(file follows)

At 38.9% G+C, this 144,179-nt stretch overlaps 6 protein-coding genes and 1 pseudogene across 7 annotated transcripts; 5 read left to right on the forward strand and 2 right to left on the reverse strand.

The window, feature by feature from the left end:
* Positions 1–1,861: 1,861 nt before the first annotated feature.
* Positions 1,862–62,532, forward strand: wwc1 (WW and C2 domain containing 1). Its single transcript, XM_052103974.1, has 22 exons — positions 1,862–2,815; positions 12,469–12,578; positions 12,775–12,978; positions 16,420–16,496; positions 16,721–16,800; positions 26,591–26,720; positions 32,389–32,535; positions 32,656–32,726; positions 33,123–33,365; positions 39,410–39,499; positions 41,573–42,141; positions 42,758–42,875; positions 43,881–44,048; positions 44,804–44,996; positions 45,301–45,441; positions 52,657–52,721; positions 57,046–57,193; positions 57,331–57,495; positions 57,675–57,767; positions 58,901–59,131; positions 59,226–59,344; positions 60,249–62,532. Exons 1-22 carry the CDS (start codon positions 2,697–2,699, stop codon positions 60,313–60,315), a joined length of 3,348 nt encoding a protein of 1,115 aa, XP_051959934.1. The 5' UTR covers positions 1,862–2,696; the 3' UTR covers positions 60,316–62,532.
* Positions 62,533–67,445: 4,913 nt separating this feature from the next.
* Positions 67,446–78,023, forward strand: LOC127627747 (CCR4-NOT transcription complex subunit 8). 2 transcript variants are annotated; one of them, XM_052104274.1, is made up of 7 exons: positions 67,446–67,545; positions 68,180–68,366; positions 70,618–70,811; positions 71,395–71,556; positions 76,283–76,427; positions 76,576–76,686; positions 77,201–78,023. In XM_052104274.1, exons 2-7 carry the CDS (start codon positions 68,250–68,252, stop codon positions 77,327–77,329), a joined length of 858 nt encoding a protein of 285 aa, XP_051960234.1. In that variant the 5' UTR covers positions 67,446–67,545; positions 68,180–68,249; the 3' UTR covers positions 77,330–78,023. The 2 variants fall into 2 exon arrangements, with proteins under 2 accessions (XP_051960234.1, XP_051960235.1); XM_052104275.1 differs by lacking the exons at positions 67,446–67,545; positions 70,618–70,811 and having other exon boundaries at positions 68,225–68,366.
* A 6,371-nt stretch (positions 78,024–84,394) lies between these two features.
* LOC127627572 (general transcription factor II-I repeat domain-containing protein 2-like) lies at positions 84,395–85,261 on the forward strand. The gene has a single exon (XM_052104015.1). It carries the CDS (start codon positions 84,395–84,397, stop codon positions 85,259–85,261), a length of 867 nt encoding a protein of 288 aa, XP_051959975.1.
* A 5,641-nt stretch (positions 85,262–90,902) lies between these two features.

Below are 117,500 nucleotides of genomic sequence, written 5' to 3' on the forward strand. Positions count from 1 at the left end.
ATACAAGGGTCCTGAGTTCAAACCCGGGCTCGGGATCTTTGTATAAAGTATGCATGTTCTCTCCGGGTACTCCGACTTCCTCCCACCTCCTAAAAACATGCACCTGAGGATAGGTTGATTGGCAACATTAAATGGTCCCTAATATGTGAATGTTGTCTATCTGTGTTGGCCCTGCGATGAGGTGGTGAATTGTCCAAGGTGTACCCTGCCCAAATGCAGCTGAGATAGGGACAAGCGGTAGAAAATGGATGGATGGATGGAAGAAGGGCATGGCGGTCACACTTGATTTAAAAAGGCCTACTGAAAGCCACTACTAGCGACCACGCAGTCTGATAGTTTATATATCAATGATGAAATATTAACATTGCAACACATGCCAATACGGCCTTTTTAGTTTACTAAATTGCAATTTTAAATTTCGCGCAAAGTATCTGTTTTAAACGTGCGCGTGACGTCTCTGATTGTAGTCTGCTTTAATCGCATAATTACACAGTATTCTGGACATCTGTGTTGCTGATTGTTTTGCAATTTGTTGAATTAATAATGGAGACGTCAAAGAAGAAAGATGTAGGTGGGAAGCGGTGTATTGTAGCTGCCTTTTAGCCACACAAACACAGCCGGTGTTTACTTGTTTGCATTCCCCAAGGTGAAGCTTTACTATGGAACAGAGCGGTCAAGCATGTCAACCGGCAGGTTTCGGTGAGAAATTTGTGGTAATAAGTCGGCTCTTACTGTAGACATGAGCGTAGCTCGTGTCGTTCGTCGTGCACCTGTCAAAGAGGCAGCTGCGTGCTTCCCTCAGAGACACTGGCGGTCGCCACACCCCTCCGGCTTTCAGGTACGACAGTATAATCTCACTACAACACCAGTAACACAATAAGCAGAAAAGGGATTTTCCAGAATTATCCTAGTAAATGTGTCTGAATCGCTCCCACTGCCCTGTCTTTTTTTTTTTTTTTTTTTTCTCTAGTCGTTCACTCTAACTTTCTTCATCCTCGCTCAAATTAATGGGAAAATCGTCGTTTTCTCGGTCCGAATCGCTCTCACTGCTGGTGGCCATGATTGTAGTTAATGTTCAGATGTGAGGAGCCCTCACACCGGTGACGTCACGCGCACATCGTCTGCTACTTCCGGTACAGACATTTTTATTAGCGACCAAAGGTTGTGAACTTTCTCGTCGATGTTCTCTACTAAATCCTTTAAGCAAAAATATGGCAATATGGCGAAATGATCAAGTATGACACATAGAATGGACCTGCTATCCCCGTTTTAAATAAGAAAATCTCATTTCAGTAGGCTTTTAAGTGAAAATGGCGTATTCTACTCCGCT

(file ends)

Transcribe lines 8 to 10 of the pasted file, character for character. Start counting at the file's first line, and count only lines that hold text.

* LOC127627572 (general transcription factor II-I repeat domain-containing protein 2-like) lies at positions 84,395–85,261 on the forward strand. The gene has a single exon (XM_052104015.1). It carries the CDS (start codon positions 84,395–84,397, stop codon positions 85,259–85,261), a length of 867 nt encoding a protein of 288 aa, XP_051959975.1.
* A 5,641-nt stretch (positions 85,262–90,902) lies between these two features.

Below are 117,500 nucleotides of genomic sequence, written 5' to 3' on the forward strand. Positions count from 1 at the left end.